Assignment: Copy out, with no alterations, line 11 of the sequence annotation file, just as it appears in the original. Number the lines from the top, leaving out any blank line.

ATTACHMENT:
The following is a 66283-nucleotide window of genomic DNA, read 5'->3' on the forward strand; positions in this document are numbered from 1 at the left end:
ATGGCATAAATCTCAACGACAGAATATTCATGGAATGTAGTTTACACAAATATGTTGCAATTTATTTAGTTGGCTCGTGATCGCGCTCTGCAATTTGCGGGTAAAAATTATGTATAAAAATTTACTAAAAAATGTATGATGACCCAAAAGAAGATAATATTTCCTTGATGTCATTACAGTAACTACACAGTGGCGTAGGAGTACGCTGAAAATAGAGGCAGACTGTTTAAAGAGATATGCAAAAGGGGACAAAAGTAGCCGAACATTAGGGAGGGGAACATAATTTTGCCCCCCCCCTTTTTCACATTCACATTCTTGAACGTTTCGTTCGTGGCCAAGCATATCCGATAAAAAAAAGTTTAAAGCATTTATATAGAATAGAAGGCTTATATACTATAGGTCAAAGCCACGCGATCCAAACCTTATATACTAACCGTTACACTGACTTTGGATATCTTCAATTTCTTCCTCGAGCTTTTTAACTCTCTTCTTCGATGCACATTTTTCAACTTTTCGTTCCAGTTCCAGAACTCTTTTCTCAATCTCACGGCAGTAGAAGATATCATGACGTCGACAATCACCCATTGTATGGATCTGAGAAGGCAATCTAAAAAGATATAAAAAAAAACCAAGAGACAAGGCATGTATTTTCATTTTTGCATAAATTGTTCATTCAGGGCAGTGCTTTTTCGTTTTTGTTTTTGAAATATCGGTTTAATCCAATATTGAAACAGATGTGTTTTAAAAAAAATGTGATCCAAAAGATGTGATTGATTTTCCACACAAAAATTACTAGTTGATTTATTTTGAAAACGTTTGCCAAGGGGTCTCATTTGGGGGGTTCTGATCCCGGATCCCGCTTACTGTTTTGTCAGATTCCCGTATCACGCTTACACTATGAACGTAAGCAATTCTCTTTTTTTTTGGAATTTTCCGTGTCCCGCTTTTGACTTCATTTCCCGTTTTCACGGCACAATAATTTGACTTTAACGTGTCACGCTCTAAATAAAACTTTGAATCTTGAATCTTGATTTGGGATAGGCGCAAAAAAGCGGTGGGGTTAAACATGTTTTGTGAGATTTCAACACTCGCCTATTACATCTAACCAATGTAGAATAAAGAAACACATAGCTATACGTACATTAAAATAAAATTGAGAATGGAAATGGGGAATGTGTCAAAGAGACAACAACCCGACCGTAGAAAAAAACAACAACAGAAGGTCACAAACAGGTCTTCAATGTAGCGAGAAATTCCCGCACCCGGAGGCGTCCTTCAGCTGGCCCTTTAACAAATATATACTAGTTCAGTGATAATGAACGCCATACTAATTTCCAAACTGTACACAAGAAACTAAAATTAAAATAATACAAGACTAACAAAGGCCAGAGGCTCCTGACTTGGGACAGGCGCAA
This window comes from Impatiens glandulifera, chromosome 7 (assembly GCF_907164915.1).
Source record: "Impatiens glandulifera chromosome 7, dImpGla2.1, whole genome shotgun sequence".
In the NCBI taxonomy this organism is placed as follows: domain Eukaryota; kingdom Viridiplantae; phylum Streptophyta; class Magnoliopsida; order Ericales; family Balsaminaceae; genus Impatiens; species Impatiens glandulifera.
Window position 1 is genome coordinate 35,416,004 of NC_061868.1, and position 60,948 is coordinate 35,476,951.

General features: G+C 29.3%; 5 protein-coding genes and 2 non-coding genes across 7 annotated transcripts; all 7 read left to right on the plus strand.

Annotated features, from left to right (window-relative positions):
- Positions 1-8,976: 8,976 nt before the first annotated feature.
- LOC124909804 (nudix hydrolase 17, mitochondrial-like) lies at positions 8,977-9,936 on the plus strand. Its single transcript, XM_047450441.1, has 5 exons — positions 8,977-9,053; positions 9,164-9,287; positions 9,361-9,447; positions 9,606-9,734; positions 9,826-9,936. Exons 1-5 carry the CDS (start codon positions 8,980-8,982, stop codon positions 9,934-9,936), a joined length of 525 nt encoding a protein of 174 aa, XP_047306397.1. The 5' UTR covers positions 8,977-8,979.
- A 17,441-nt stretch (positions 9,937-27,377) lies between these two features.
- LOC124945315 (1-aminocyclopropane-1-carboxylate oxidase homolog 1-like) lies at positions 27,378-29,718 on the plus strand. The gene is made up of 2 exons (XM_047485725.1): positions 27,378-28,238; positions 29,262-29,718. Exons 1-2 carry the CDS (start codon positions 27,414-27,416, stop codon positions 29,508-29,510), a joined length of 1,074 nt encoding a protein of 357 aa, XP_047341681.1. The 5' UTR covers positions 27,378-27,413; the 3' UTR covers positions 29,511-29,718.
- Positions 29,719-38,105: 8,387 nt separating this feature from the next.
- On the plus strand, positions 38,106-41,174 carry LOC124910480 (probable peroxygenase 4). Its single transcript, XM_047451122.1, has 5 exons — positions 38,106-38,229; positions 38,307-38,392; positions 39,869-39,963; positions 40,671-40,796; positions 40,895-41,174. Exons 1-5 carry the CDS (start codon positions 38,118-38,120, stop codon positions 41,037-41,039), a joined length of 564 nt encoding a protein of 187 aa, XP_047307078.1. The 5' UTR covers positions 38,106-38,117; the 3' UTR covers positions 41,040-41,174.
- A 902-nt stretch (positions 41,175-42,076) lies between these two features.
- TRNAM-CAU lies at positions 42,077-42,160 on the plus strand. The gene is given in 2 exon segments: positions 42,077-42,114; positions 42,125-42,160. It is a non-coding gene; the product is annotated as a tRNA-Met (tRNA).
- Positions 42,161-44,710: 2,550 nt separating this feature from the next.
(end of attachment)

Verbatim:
- A 17,441-nt stretch (positions 9,937-27,377) lies between these two features.